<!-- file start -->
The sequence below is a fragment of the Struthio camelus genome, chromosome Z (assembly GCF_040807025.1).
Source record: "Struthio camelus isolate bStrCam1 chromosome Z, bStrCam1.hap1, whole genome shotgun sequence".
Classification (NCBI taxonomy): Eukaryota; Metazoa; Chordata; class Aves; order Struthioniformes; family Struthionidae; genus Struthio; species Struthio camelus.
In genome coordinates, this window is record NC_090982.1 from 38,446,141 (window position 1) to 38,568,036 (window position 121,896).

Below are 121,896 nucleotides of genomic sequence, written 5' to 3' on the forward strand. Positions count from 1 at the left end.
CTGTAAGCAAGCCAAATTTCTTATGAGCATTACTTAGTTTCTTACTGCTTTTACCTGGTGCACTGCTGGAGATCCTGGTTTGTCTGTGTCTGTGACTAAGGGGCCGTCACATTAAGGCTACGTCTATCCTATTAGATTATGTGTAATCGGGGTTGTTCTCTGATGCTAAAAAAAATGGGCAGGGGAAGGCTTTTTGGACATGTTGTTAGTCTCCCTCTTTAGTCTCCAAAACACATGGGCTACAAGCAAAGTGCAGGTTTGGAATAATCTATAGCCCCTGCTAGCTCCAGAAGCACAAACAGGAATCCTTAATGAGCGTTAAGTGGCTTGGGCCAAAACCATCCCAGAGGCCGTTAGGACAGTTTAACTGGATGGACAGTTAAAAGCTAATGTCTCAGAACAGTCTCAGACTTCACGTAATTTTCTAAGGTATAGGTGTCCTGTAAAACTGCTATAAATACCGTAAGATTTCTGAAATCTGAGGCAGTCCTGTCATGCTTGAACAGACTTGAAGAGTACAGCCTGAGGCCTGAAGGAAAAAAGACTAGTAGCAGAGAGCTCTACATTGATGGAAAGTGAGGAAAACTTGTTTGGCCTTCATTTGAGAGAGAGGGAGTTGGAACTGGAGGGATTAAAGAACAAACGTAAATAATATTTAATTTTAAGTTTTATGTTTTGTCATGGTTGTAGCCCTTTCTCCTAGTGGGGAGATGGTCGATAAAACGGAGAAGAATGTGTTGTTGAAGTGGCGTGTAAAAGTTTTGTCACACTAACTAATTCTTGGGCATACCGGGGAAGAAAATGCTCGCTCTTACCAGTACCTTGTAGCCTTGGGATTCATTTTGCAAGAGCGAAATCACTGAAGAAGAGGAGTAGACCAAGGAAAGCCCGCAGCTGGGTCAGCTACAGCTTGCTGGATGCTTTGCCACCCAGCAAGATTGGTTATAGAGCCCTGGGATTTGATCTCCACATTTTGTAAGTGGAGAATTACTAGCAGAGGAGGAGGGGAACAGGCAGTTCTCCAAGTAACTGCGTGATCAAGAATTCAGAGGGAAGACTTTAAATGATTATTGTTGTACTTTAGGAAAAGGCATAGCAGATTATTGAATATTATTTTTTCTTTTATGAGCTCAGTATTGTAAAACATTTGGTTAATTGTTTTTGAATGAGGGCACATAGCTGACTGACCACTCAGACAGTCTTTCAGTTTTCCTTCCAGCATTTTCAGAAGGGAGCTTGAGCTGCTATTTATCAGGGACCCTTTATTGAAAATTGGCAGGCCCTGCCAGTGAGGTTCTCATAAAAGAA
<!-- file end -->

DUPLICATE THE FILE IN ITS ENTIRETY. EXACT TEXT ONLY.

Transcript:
The sequence below is a fragment of the Struthio camelus genome, chromosome Z (assembly GCF_040807025.1).
Source record: "Struthio camelus isolate bStrCam1 chromosome Z, bStrCam1.hap1, whole genome shotgun sequence".
Classification (NCBI taxonomy): Eukaryota; Metazoa; Chordata; class Aves; order Struthioniformes; family Struthionidae; genus Struthio; species Struthio camelus.
In genome coordinates, this window is record NC_090982.1 from 38,446,141 (window position 1) to 38,568,036 (window position 121,896).

Below are 121,896 nucleotides of genomic sequence, written 5' to 3' on the forward strand. Positions count from 1 at the left end.
CTGTAAGCAAGCCAAATTTCTTATGAGCATTACTTAGTTTCTTACTGCTTTTACCTGGTGCACTGCTGGAGATCCTGGTTTGTCTGTGTCTGTGACTAAGGGGCCGTCACATTAAGGCTACGTCTATCCTATTAGATTATGTGTAATCGGGGTTGTTCTCTGATGCTAAAAAAAATGGGCAGGGGAAGGCTTTTTGGACATGTTGTTAGTCTCCCTCTTTAGTCTCCAAAACACATGGGCTACAAGCAAAGTGCAGGTTTGGAATAATCTATAGCCCCTGCTAGCTCCAGAAGCACAAACAGGAATCCTTAATGAGCGTTAAGTGGCTTGGGCCAAAACCATCCCAGAGGCCGTTAGGACAGTTTAACTGGATGGACAGTTAAAAGCTAATGTCTCAGAACAGTCTCAGACTTCACGTAATTTTCTAAGGTATAGGTGTCCTGTAAAACTGCTATAAATACCGTAAGATTTCTGAAATCTGAGGCAGTCCTGTCATGCTTGAACAGACTTGAAGAGTACAGCCTGAGGCCTGAAGGAAAAAAGACTAGTAGCAGAGAGCTCTACATTGATGGAAAGTGAGGAAAACTTGTTTGGCCTTCATTTGAGAGAGAGGGAGTTGGAACTGGAGGGATTAAAGAACAAACGTAAATAATATTTAATTTTAAGTTTTATGTTTTGTCATGGTTGTAGCCCTTTCTCCTAGTGGGGAGATGGTCGATAAAACGGAGAAGAATGTGTTGTTGAAGTGGCGTGTAAAAGTTTTGTCACACTAACTAATTCTTGGGCATACCGGGGAAGAAAATGCTCGCTCTTACCAGTACCTTGTAGCCTTGGGATTCATTTTGCAAGAGCGAAATCACTGAAGAAGAGGAGTAGACCAAGGAAAGCCCGCAGCTGGGTCAGCTACAGCTTGCTGGATGCTTTGCCACCCAGCAAGATTGGTTATAGAGCCCTGGGATTTGATCTCCACATTTTGTAAGTGGAGAATTACTAGCAGAGGAGGAGGGGAACAGGCAGTTCTCCAAGTAACTGCGTGATCAAGAATTCAGAGGGAAGACTTTAAATGATTATTGTTGTACTTTAGGAAAAGGCATAGCAGATTATTGAATATTATTTTTTCTTTTATGAGCTCAGTATTGTAAAACATTTGGTTAATTGTTTTTGAATGAGGGCACATAGCTGACTGACCACTCAGACAGTCTTTCAGTTTTCCTTCCAGCATTTTCAGAAGGGAGCTTGAGCTGCTATTTATCAGGGACCCTTTATTGAAAATTGGCAGGCCCTGCCAGTGAGGTTCTCATAAAAGAA